[0039] For each portlet, the rendering logic, prior to compilation, can be modified with attributes and logic suitable for rendering the portlet view in a selected client such as a pervasive agent in accordance with the portal theme style sheet. Specifically, in decision block 240, it first can be determined whether to purge the rendering logic of references to unsupported visual elements. If so, in block 250, the contents of the rendering logic can be parsed, and any unsupported elements can either be changed to supported elements, or removed entirely.

[0040] For example, any inline styling tags can be removed from the rendering logic, such as a <b> or <i> tag. In this way, markup views, like HTML, can be supported though such views that have already been authored for a traditional browser. Moreover, the traditional markup views can be supported without requiring a developer to perform manual changes to the rendering logic. Finally, newly generated views can conform to a more styling restrictive markup language such as XHTML strict, for optimization purposes.

[0041] Finally, regardless of whether or not the rendering logic has been subjected to a scrub process in block 250, in block 260 the portal style abstraction can be applied to the view. In particular, a single tag within the rendering logic can be expanded into multiple tags such as in the above-reference table-row (<td>) example. It will be recognized by the skilled artisan that merely inlining the styling attributes of the portal style sheet into the rendering logic will not allow for dynamic style sheet theme selection. In particular, once the rendering logic has been parsed and modified, the rendering logic can be compiled into a servlet and cached on the server. As a result, any of the subsequent theme changes will not be applied to the cached servlet.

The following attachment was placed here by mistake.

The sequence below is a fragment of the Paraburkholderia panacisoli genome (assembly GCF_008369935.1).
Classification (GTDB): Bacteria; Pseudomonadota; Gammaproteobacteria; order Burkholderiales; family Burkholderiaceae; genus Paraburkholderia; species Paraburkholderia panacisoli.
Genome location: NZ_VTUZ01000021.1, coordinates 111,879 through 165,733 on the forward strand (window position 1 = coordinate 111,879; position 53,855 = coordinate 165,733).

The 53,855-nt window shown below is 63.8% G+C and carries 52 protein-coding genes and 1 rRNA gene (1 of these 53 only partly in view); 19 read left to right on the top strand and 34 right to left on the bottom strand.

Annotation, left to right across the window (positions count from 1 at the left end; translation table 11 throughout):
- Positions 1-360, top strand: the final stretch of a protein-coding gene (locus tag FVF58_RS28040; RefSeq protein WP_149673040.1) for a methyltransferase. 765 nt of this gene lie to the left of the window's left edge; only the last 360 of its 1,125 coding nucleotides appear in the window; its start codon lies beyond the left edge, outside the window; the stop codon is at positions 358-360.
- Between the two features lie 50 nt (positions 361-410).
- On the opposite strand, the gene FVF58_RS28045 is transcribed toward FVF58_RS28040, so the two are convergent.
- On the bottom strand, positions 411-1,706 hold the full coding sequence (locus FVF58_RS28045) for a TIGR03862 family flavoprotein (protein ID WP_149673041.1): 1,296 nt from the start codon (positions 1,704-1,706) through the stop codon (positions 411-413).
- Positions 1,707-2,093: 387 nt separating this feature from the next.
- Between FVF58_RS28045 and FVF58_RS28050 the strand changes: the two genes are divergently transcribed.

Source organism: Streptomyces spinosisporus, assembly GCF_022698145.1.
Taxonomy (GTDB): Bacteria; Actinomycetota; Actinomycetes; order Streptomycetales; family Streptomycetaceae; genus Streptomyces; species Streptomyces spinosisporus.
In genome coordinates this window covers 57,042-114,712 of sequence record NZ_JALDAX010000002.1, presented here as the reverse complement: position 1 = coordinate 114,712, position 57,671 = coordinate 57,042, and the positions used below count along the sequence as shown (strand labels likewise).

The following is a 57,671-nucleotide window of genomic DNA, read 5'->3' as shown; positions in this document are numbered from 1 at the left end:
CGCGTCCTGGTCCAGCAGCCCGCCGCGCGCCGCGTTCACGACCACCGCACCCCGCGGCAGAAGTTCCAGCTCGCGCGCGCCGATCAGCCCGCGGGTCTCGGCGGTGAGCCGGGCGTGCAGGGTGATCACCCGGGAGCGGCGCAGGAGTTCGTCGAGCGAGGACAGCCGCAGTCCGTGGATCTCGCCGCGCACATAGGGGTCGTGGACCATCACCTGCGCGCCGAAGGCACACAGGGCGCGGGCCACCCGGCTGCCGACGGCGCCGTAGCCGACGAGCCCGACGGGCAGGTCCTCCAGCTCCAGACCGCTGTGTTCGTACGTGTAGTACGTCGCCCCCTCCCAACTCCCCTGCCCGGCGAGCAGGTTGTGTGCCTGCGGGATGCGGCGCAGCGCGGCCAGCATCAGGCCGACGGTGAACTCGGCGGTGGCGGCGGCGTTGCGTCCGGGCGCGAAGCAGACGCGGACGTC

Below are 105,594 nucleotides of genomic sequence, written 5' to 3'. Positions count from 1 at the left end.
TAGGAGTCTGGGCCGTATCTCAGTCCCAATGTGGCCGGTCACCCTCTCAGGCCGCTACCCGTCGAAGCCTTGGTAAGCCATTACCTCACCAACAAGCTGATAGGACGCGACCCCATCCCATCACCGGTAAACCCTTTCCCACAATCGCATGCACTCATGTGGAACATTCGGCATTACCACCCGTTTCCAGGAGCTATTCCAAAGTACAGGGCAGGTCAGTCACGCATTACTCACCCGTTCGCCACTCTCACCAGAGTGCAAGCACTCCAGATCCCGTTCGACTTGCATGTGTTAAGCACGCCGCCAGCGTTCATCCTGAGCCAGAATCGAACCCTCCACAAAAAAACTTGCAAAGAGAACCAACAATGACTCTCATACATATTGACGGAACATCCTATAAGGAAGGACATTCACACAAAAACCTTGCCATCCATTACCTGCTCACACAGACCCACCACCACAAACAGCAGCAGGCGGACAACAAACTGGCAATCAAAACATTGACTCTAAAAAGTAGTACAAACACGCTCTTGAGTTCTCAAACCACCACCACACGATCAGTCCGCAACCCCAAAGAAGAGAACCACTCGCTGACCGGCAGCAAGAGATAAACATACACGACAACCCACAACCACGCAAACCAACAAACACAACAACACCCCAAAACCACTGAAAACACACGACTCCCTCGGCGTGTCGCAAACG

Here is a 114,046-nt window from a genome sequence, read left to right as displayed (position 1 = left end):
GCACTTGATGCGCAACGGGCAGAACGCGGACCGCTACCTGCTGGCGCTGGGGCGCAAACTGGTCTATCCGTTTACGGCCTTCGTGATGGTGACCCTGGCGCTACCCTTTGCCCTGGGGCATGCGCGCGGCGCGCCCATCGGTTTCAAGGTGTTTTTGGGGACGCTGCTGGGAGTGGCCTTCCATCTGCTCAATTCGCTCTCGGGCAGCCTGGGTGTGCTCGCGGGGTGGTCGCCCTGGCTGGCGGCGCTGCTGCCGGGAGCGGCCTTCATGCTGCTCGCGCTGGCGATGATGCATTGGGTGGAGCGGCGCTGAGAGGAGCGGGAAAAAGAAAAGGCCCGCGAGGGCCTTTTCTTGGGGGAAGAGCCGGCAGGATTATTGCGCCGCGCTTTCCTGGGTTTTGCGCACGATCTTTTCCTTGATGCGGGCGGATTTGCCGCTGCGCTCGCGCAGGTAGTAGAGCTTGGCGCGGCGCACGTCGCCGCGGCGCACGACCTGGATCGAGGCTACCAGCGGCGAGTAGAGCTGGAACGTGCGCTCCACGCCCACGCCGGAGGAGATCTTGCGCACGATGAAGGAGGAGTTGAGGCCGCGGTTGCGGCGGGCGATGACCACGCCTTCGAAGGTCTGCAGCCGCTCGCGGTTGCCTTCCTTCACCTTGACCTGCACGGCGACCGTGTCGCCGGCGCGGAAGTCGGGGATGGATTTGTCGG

[0042] To account for both the expansion of multiple tags and for the dynamic style sheet theme selection, a style abstraction can be applied to the view recursively as follows in reference to the foregoing table row example. In that example, the JSP statement <tr class=“myText”> can be replaced with the scriptlet <%=styleBean.tag(“tr”, “myText”) %> in order to leverage the style bean aggregation service. This abstraction allows for dynamic decisions once the JSP has been compiled into a servlet.

[0043] In any case, all tags and class attributes can be found and replaced with the aforementioned scriptlet. Once the JSP has been compiled, the style bean performs the following recursive three-stage process in order to maintain dynamic styling ability. More particularly, the three-stage process can include first inserting an initial markup tag fragment in place of the scriptlet call. Second, tag attributes can be appended to the inserted fragment as specified by the style map. Finally, style descendants can be spawned to complete the inserted tag.